I don’t have one. I’m of the very gatekeep-y but sincerely-held belief that it is bad and lazy GMing to rely on generic fantasy clichés. I make custom monsters or use unusual and more interesting variations like the Mork Borg goblin who curses others to turn into goblins by simply attacking them. Even then I describe them as differently than typical because why be boring when you can do something interesting. I also tend to heavily prefer NSR, Art-Punk and imaginitive anti-canon settings like Electric Bastionland, Vaults of Vaarn and Ultraviolet Grasslands.
I like to use about 65% fairly well known and iconic monsters (if often tweaked!) and for the rest monsters that I am sure my players have never heard off.
I honestly think the bestiaries of Shadowdark & Index Card RPG are extremely good. What they both have in common is that they have a pretty broad range but each monster has just enough stats and description to be very fast, fun and easy to run in any system & ICRPG also has some tweaked or more unusual monsters. I used to hate having to read a full page of tiny font text + a massive statblock for 5E monsters. In many cases, by the time I got done reading I had already forgotten the metric buttload of attacks, immunities, defences and numbers each monster had. So any bestiary that gets away from all of that = good!
Half the time I don’t even use any bestiary anymore. I simply make it up as I go along (especially since I have read so many Monster Manuals, I have a decent idea of what is both “fair” and internally logical and consistent with the system and world I am running. Two things have really helped to make this possible.
a. I have told my players to not expect even every Orc to have a very similar AC or HP total, just like adventurers level up, have different stats, find equipment so too can monsters (within reason) and especially if it concerns mythical or magical creatures,… For instance there is no reason why a huge barrel Mimic should have many stats the same as a tiny coin chest Mimic.
b. My players trust me and that I won’t do unfair or illogical stuff because I roll everything open, I usually tell them after first successful hit what the AC is, and what the bonus for the creature(s) attack(s) is and finally on the back of a paper I always write the creatures HP total and stick to it, and show them after the battle! No fudging. Also, I tell them whenever an opponent is bloodied/has lost ca. half their HP.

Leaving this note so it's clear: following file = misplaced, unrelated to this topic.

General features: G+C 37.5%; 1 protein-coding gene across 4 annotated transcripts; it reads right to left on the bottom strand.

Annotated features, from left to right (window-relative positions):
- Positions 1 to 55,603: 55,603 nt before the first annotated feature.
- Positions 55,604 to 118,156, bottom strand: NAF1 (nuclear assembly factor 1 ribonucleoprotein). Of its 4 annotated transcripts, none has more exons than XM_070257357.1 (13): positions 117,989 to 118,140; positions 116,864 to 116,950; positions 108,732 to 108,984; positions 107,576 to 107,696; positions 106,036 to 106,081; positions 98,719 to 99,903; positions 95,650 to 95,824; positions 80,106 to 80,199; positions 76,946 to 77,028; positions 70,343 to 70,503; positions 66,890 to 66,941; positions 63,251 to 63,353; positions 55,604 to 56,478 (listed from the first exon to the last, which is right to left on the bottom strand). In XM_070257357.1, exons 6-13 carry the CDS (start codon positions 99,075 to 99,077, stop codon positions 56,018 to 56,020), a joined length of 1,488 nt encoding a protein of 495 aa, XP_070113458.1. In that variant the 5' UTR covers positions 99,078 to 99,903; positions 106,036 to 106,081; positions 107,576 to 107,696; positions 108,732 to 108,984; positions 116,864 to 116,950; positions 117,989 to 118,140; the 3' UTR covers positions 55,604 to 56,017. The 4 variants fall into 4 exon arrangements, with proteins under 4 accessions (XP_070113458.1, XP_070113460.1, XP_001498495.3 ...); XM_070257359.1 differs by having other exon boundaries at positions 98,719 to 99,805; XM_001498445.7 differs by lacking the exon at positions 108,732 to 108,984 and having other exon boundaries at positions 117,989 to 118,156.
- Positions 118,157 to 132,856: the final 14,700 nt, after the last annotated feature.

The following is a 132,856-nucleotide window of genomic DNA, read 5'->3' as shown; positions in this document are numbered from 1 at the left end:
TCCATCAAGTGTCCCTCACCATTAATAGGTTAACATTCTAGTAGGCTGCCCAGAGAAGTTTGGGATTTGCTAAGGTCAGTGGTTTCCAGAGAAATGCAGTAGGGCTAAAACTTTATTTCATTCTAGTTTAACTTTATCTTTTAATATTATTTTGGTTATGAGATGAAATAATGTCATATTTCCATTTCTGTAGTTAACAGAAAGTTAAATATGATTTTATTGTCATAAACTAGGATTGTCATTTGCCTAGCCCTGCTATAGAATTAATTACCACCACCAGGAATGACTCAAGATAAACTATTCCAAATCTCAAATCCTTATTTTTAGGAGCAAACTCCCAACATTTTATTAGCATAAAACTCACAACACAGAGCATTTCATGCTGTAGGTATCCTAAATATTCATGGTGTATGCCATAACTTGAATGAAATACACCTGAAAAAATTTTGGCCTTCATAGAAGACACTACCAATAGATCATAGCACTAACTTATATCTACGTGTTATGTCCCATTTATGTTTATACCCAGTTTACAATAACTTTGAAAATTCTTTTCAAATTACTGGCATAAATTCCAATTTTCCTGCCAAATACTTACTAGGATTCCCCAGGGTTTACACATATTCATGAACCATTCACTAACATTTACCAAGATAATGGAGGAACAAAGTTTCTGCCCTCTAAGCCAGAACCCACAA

I know this is a bit Meta/not best answer to original question but I find the more you do those things above the less you need a minimum much less a large bestiary. I have also found that spending the time I used to spend finding, reading and trying to memorize even (succinct) monster stat blocks and descriptions is far better spent finding 1 or 2 pics of each monster to show my players on the monitor. It adds dread, immersion and on occasion even informs them of what attacks to expect and tactics to use.
Thursday I used two 80cm giant centipedes, I had Zero idea what the stats of those would be, don’t recall from any RPG reading i’ve done. Nobody questioned my DMing of them, in fact I kinda went against expectation when the mage wanted to see if they had some sort of venom to harvest, they didn’t. Internet said: “Many centipedes are venomous, though not all are.” Mine were a strange, giant, probably magically created form of Centipedes, so, I can do what I want. xd
I’ve been trying to come up with more of my own. DCC has a good spiel on unique monsters. Even little alterations make things more novel for me, like calling goblins Figlings and having them barf tar or something silly.
Cool. Quite often i’ve found odd versions of monsters or completely original, sometimes made up on the spot ones, can become a real inside fun moment or kind off be a world-building thing that players end up enjoying immensely and referencing years later. Their first Figling your players will remember, another / 32nd standard Goblin they cut down with ease and that is just like previous 31 they encountered at other sessions, very likely not.